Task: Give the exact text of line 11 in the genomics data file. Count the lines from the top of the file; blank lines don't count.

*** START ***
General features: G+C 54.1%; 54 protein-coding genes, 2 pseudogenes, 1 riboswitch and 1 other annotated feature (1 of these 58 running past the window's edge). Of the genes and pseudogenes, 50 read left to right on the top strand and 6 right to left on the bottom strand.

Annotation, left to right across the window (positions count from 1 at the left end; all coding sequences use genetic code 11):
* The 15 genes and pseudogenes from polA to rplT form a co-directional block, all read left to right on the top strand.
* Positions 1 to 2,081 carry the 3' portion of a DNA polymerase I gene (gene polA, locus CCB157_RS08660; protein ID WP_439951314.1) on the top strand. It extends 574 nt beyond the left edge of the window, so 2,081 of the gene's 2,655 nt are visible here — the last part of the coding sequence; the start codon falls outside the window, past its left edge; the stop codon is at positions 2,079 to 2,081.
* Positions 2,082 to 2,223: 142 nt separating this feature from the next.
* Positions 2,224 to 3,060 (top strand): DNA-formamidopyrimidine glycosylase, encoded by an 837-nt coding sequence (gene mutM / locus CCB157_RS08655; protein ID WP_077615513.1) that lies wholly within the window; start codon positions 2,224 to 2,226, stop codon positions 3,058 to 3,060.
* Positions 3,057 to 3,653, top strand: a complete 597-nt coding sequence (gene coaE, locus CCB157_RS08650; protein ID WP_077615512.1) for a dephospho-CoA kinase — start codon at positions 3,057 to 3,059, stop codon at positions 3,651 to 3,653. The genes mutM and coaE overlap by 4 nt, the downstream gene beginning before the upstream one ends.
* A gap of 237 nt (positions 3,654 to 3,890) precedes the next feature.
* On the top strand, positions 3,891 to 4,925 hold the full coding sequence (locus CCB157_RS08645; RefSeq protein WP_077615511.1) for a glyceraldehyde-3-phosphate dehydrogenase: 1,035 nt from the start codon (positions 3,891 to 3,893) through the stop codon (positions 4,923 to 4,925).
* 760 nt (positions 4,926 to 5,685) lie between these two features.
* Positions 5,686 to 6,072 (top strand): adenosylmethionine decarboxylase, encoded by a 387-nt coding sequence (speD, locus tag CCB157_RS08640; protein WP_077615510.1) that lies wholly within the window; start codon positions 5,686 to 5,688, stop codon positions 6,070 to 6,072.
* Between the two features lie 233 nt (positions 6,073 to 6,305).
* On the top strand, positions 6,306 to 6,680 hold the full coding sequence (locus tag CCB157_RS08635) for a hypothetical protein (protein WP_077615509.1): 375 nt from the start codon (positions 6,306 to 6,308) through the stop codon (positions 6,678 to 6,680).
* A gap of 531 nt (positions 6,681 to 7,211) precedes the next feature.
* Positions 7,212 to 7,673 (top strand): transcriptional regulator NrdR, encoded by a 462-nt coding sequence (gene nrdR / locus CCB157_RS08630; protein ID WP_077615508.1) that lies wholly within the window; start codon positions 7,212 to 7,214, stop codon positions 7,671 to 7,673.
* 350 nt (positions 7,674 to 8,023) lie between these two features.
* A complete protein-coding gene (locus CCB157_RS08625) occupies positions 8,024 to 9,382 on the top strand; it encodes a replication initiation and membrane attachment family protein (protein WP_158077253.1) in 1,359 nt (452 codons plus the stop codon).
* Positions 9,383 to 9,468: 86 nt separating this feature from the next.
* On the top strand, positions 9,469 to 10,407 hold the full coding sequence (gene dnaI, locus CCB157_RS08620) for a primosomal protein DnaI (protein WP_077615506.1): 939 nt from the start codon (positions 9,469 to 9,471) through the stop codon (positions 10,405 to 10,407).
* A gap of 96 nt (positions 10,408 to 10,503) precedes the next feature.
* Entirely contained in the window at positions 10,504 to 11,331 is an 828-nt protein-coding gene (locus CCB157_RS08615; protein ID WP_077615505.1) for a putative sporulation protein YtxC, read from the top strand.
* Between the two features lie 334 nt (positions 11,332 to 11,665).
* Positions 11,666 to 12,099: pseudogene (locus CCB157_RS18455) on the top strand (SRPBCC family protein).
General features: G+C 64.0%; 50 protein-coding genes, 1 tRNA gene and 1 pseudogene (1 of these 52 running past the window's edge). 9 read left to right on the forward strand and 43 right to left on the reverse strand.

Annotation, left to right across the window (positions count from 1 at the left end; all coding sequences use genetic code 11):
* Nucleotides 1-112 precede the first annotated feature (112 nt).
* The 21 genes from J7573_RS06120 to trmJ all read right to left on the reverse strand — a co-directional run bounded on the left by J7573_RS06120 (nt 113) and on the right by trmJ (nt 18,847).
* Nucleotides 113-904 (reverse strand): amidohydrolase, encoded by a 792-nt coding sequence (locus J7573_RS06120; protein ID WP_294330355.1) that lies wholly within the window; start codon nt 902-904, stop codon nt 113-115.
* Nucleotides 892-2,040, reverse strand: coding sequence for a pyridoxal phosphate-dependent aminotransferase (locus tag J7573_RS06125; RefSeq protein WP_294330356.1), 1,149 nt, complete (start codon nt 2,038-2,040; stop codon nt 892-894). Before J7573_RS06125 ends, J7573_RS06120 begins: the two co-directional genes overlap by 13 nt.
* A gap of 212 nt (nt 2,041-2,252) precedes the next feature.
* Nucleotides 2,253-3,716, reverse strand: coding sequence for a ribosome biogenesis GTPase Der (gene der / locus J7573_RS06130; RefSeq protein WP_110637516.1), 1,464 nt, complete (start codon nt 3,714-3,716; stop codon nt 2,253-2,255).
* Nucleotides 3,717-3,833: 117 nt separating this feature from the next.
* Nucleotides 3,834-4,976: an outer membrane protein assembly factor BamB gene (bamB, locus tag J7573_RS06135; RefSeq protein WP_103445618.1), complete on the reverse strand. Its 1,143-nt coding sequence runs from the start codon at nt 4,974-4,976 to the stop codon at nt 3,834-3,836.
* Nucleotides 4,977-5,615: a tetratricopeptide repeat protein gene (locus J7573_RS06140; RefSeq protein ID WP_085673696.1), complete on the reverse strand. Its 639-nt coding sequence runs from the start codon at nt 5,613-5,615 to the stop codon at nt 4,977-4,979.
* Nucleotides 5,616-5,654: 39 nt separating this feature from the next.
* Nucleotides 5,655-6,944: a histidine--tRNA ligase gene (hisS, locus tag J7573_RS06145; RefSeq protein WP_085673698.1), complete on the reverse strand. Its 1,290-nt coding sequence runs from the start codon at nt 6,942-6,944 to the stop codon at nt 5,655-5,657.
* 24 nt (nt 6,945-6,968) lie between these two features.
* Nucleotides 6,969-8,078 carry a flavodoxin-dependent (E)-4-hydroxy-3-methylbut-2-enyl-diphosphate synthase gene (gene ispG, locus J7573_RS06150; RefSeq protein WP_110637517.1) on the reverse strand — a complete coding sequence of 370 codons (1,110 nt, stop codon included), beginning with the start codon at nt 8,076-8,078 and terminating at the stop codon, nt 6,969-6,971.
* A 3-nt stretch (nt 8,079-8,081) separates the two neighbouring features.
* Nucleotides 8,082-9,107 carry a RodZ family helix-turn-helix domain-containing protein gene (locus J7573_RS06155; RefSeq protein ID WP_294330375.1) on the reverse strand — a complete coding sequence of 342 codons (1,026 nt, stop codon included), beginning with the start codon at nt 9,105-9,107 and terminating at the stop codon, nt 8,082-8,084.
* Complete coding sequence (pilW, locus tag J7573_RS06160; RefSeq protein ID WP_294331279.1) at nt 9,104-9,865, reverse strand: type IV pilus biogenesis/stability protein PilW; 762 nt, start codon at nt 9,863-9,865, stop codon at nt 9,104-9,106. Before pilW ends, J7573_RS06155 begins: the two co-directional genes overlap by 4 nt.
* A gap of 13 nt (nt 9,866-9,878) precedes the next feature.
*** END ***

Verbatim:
* Positions 5,686 to 6,072 (top strand): adenosylmethionine decarboxylase, encoded by a 387-nt coding sequence (speD, locus tag CCB157_RS08640; protein WP_077615510.1) that lies wholly within the window; start codon positions 5,686 to 5,688, stop codon positions 6,070 to 6,072.